Ball Aerospace OMPS Sensor for JPSS-1 Progressing Ahead of Schedule

Tue Jan 8, 2013 9:09am EST

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BOULDER, Colo.,  Jan. 8, 2013  /PRNewswire/ -- The Ball Aerospace & Technologies
Corp. Ozone Mapping and Profiler Suite (OMPS) instrument being built for the
first Joint Polar Satellite System satellite (JPSS-1) is progressing ahead of
schedule and on budget.

(Photo:  http://photos.prnewswire.com/prnh/20130108/LA38923)  

The OMPS nadir sensor and main electronics box are in the final stages of unit
testing, with testing of the integrated sensor suite planned for early spring of
2013.  The current forecasted delivery date for the completed OMPS sensor is
late 2013, seven months ahead of the contractual delivery date.  The OMPS sensor
will eventually be integrated onto the JPSS-1 spacecraft, which is scheduled to
launch no later than the first quarter 2017.  

OMPS continues the ozone data record created by previous sensors flown since
1978. The OMPS advanced hyperspectral instrument is designed to measure
atmospheric ozone and how ozone concentration varies with altitude with improved
precision.  These data are used to monitor the health of the Earth's ozone
layer.  Higher spatial resolution of the JPSS-1 OMPS will also improve tracking
of volcanic and atmospheric aerosol events.  To enable the higher resolution and
high fidelity data products, the JPSS-1 OMPS is currently being radiometrically
calibrated on the ground at Ball Aerospace.   

This is the second OMPS sensor built by Ball Aerospace. An earlier version is
flying aboard the Suomi National Polar-orbiting Partnership (S-NPP) satellite
launched in 2011. The Suomi NPP OMPS delivered its first ozone measurements of
the Antarctic ozone hole in  October 2012, continuing a satellite record dating
from the early 1970s. The Suomi NPP OMPS was calibrated similarly, which
permitted a simple and fast transition from on-orbit validation to scientific
use of the sensor.  Results of the Suomi NPP OMPS have demonstrated its
capability to monitor ozone and other trace gases such as sulfur dioxide, along
with ultraviolet-absorbing aerosols in the Earth's atmosphere.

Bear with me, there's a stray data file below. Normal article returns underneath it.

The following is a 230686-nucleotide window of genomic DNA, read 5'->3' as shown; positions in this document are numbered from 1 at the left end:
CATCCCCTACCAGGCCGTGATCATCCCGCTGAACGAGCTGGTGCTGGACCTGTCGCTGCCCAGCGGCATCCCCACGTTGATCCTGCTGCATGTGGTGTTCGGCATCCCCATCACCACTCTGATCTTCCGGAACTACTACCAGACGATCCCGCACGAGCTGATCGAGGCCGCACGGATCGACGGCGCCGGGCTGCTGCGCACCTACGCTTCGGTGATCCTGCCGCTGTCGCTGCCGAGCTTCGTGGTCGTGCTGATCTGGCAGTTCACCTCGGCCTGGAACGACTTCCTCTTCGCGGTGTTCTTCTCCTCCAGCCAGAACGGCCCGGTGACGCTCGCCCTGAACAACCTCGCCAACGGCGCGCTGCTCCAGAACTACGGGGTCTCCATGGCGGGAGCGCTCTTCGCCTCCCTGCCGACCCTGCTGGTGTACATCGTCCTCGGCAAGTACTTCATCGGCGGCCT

Ball Aerospace also designed and built the Suomi NPP satellite bus, and is
currently building the JPSS-1 satellite bus under a contract to NASA's Goddard
Space Flight Center.  Suomi NPP provides continuity of environmental and weather
observations between the Earth Observing System satellites and the JPSS
satellites.  The JPSS satellites are expected to maintain continuity of weather
and environmental observations into the late 2020s.  

Ball Aerospace & Technologies Corp. supports critical missions for national
agencies such as the Department of Defense, NASA, NOAA and other U.S. government
and commercial entities. The company develops and manufactures spacecraft,
advanced instruments and sensors, components, data exploitation systems and RF
solutions for strategic, tactical and scientific applications. For more
information, visit  www.ballaerospace.com.  

Ball Corporation (NYSE: BLL) is a supplier of high quality packaging for
beverage, food and household products customers, and of aerospace and other
technologies and services, primarily for the U.S. government. Ball Corporation
and its subsidiaries employ more than 14,500 people worldwide and reported 2011
sales of more than  $8.6 billion. For the latest Ball news and for other company
information, please visit  http://www.ball.com.



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Key risks and uncertainties are summarized in filings with the Securities and
Exchange Commission, including Exhibit 99.2 in our Form 10-K, which are
available on our website and at  www.sec.gov. Factors that might affect our
packaging segments include fluctuation in product demand and preferences;
availability and cost of raw materials; competitive packaging availability,
pricing and substitution; changes in climate and weather; crop yields;
competitive activity; failure to achieve anticipated productivity improvements
or production cost reductions; mandatory deposit or other restrictive packaging
laws; changes in major customer or supplier contracts or loss of a major
customer or supplier; political instability and sanctions; and changes in
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segment include: funding, authorization, availability and returns of government
and commercial contracts; and delays, extensions and technical uncertainties
affecting segment contracts. Factors that might affect the company as a whole
include those listed plus: accounting changes; changes in senior management; the
recent global recession and its effects on liquidity, credit risk, asset values
and the economy; successful or unsuccessful acquisitions; regulatory action or
laws including tax, environmental, health and workplace safety, including U.S.
FDA and other actions affecting products filled in our containers, or chemicals
or substances used in raw materials or in the manufacturing process;
governmental investigations; technological developments and innovations;
goodwill impairment; antitrust, patent and other litigation; strikes; labor cost
changes; rates of return projected and earned on assets of the company's defined
benefit retirement plans; pension changes; uncertainties surrounding the U.S.
government budget and debt limit; reduced cash flow; interest rates affecting
our debt; and changes to unaudited results due to statutory audits or other
effects.  

SOURCE  Ball Aerospace & Technologies Corp.


Roz Brown, +1-303-533-6059, rbrown@ball.com
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